Pros: beautiful images, commentary on the images and the periods that produced them
Cons: repetition, very broad overview using a limited number of works, breaks 2000 years into 3 periods for discussion
[Note: The advanced reading copy of the book that I received for the purpose of this review did not include the colour plates. The authors give good descriptions of each photo and in most cases I was able to look the images up online.]
Picturing the Apocalypse breaks down the last book in the Bible, the book of Revelations, into its composite parts as a way of detailing how artists over the years have illustrated each part. The chapters consist of: The angelic guides and John’s journey, the Lamb, the Four Horsemen, the Seven Seals, the Woman Clothed with the Sun, the Satanic Trinity (ie, the beasts and Antichrist), The Whore of Babylon, Armageddon, the Millennium and the Last Judgement, the New Jerusalem and, finally, how the 20th and 21st centuries have utilized the imagery.
The authors picked a few representative works that they then used to illustrate the entirety of the book of Revelations. This allows the reader to see both how different elements evolved over time as people from different periods adapted them, and also to see how the same sources in each period illustrated the work as a whole. There are, of course, some works included in each chapter that only refers to that element (works where the artist didn’t illustrate the whole book but where seeing a few more examples helps show a wider range of influence). The downside to this is that you’re only seeing a limited sampling of what’s out there, but being comprehensive with so broad a topic would cause its own problems.
The illustrations and works they picked are of great beauty and show the different elements to great advantage. They also act as a jumping off point to doing more independent research.
Though the authors describe the images they’re citing very well, be prepared to flip back and forth between the text and images a lot, both because you’ll want to see what they’re pointing out in their descriptions but also because they often reference the images at different points in the text (so, for example, an image inset in chapter 8 will be mentioned in chapters 1 and 10 as well).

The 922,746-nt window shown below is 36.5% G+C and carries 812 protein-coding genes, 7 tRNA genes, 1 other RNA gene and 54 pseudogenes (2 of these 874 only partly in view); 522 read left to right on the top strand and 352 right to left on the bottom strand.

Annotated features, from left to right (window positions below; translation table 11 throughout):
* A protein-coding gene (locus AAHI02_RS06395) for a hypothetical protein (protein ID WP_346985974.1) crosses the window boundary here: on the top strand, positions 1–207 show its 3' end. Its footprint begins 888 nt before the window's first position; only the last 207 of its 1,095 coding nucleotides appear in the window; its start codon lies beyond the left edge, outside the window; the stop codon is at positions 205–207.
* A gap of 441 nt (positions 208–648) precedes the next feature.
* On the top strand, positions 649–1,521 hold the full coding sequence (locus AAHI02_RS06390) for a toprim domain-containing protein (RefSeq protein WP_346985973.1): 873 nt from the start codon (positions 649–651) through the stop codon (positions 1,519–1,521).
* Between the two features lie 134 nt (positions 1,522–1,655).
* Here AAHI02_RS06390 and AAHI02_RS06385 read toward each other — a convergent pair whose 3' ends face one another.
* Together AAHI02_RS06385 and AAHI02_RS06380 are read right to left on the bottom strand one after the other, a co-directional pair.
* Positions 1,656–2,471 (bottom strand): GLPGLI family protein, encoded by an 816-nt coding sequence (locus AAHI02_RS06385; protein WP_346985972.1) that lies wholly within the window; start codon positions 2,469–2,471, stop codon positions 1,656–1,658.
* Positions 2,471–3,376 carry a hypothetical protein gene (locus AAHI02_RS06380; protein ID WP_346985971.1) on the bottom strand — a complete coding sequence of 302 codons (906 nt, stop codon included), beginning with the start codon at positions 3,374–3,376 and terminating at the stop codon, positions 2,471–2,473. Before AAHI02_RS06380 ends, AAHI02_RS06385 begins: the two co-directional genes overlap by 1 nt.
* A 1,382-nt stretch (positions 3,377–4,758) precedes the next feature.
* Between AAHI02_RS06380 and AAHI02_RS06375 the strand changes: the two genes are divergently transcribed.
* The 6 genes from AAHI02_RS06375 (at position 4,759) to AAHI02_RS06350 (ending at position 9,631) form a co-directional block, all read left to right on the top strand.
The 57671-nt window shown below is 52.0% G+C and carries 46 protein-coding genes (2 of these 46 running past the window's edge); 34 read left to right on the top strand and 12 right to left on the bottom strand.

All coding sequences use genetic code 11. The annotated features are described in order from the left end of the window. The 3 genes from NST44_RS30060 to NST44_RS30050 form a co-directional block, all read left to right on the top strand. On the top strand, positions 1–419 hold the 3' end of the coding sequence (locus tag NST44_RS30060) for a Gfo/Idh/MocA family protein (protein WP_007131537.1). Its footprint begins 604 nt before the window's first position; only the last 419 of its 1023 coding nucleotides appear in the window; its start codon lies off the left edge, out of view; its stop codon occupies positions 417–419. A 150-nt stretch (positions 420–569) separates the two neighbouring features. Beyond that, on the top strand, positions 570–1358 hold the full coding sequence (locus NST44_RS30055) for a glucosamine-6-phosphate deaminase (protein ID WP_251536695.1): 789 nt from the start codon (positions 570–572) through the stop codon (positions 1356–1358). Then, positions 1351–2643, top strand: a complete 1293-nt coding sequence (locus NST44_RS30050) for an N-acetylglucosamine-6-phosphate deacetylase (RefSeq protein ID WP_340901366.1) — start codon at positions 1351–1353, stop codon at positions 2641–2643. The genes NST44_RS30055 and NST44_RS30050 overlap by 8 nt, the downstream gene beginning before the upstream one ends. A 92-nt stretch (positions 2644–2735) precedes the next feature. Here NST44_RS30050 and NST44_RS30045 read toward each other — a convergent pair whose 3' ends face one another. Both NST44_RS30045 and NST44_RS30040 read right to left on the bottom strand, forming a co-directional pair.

There’s a fair amount of repetition in the text and pointing the reader to the chapters where certain themes and concepts are addressed, giving the book the feel of something meant to be referenced by chapter (as by someone looking for images on a particular element) rather than something to be read from start to finish. The chapter on 20-21st C representations especially points the reader to numerous images already discussed.
The authors tried to show the book of Revelations in context for the different periods that they discussed, mentioning that the author of the book was writing it not long after the destruction of Jerusalem by the Romans, when Christianity was being persecuted and when people were looking for a militaristic saviour/end of the world to come. Seeing how people of different ages turned the meaning of the vision to their own ends was fascinating.
Having said that, while I understand the necessity of mentioning the feminist critiques of the book, specifically that the depiction of women is stuck in the dichotomy of mother/bride/virtuous woman vs whore is important, I was a bit surprised at how… apologetic the authors were when presenting this 2000 year old text. Obviously the author and numerous illustrators weren’t concerned with 21st century ideals, so why should the authors of this commentary work feel the need to do more than comment on how perceptions change? Along the same lines, I was surprised at the authors’ attempt to reconcile the ‘good’ God of the New Testament with the destruction inherent in the book of Revelation. While Christ taught love, it’s clear that the God of the Old Testament had no problem with death and destruction (plagues of Egypt, ordering genocide of conquered nations, the flood). And this is the God that an early Christian, familiar with the Hebrew religious texts, would have been familiar with. Again, it seemed a bit strange that the authors were apologizing for a text and a view of the world that has since fundamentally changed. Simply mentioning that some modern people have trouble with the reconciliation of a vengeful God with the Christian message, and how it impacts the modern view of Revelations, would have sufficed.
While not perfect, this is an excellent primer for looking at the book of Revelation from a artistic standpoint. The authors have a deep understanding of the depictions of the various elements and make some interesting interpretations. And it reproduces some gorgeous images.